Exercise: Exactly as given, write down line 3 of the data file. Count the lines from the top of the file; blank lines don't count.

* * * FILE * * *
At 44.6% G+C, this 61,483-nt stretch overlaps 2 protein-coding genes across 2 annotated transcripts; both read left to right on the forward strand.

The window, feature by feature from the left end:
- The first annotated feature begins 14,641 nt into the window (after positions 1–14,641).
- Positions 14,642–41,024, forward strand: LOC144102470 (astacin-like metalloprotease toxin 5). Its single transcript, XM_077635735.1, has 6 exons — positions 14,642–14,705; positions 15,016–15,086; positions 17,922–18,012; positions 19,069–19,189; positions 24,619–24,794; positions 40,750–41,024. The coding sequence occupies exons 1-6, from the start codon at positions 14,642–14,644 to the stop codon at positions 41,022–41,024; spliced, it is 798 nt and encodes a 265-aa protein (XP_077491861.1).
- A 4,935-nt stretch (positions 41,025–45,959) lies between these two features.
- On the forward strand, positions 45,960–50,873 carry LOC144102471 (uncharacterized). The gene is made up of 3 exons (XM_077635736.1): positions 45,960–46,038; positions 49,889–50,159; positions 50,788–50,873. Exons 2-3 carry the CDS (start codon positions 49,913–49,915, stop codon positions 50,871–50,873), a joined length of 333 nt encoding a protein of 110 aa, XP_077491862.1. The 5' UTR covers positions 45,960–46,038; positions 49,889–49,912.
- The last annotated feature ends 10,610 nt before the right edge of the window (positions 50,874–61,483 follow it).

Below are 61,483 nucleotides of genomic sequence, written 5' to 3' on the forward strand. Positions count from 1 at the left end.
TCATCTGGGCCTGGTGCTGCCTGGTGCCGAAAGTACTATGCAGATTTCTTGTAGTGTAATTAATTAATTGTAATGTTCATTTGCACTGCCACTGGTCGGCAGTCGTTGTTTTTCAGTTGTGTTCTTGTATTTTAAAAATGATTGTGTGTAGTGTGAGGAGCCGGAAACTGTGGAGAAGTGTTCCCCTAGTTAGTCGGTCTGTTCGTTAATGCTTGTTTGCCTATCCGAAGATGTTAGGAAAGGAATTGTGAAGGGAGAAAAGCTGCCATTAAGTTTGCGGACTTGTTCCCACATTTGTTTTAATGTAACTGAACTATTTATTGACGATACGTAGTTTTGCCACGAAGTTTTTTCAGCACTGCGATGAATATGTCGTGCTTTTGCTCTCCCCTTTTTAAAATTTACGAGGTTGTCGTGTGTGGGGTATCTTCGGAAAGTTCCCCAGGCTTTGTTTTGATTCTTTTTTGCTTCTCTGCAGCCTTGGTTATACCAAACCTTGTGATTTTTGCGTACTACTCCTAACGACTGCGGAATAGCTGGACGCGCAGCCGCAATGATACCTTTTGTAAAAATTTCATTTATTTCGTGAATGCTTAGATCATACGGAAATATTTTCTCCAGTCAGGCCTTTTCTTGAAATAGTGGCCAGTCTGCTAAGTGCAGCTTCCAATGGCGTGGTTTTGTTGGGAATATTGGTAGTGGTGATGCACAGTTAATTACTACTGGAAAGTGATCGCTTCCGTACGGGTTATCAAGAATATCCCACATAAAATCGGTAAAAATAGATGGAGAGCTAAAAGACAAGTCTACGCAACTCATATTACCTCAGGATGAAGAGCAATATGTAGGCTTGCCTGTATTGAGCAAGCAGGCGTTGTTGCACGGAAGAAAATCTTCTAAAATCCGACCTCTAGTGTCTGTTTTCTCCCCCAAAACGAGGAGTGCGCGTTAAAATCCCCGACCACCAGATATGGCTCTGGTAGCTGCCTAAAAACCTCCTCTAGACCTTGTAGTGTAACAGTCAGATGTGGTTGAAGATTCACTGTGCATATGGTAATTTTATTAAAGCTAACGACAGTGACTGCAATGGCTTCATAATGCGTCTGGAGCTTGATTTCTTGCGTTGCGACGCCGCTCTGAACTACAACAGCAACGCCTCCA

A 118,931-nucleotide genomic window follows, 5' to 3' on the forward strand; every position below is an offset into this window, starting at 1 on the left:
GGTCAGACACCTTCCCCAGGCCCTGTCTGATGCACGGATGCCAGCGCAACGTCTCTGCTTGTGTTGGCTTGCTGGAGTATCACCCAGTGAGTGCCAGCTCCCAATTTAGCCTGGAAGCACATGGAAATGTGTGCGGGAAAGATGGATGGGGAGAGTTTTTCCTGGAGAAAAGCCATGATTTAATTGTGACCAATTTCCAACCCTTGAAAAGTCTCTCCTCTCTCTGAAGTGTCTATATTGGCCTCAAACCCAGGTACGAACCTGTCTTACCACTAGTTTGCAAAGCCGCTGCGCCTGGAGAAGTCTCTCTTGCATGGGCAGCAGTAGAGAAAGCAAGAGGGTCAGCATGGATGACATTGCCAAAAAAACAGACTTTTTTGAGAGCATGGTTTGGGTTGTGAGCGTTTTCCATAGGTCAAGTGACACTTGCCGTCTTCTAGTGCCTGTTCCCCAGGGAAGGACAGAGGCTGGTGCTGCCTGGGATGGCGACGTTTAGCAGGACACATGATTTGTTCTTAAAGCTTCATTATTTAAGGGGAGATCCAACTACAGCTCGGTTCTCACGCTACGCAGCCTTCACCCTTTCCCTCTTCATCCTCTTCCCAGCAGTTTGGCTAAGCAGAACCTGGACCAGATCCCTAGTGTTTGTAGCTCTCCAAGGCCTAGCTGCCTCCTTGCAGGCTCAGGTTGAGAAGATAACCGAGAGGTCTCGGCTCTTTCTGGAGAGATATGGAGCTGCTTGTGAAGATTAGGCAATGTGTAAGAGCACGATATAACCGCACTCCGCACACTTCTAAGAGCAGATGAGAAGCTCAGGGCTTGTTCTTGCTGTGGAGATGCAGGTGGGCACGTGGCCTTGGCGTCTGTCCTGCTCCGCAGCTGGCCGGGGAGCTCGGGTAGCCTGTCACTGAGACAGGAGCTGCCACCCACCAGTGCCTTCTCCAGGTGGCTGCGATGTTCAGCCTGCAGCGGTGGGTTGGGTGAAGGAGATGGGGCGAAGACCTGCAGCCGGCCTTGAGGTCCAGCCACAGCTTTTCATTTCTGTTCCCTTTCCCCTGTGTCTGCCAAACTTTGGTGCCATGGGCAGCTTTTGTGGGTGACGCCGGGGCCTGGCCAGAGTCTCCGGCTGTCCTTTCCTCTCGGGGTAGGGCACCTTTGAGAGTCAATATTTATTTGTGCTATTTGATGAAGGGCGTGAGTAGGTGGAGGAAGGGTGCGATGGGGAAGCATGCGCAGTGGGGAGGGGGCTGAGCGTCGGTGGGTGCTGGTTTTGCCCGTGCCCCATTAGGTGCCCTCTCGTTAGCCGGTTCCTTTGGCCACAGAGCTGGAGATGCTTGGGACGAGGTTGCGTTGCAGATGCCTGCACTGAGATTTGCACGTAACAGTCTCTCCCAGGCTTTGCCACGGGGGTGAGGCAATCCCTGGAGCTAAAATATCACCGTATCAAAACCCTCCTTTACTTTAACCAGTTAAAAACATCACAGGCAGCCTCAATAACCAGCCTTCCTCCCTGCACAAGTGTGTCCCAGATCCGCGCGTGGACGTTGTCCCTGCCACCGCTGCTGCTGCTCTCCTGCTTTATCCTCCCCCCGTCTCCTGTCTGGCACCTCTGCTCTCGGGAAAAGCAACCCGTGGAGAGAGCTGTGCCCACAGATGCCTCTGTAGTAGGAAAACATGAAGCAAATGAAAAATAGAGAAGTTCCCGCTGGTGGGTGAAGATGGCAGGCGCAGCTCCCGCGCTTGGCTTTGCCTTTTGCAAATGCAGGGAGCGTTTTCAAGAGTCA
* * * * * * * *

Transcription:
- The first annotated feature begins 14,641 nt into the window (after positions 1–14,641).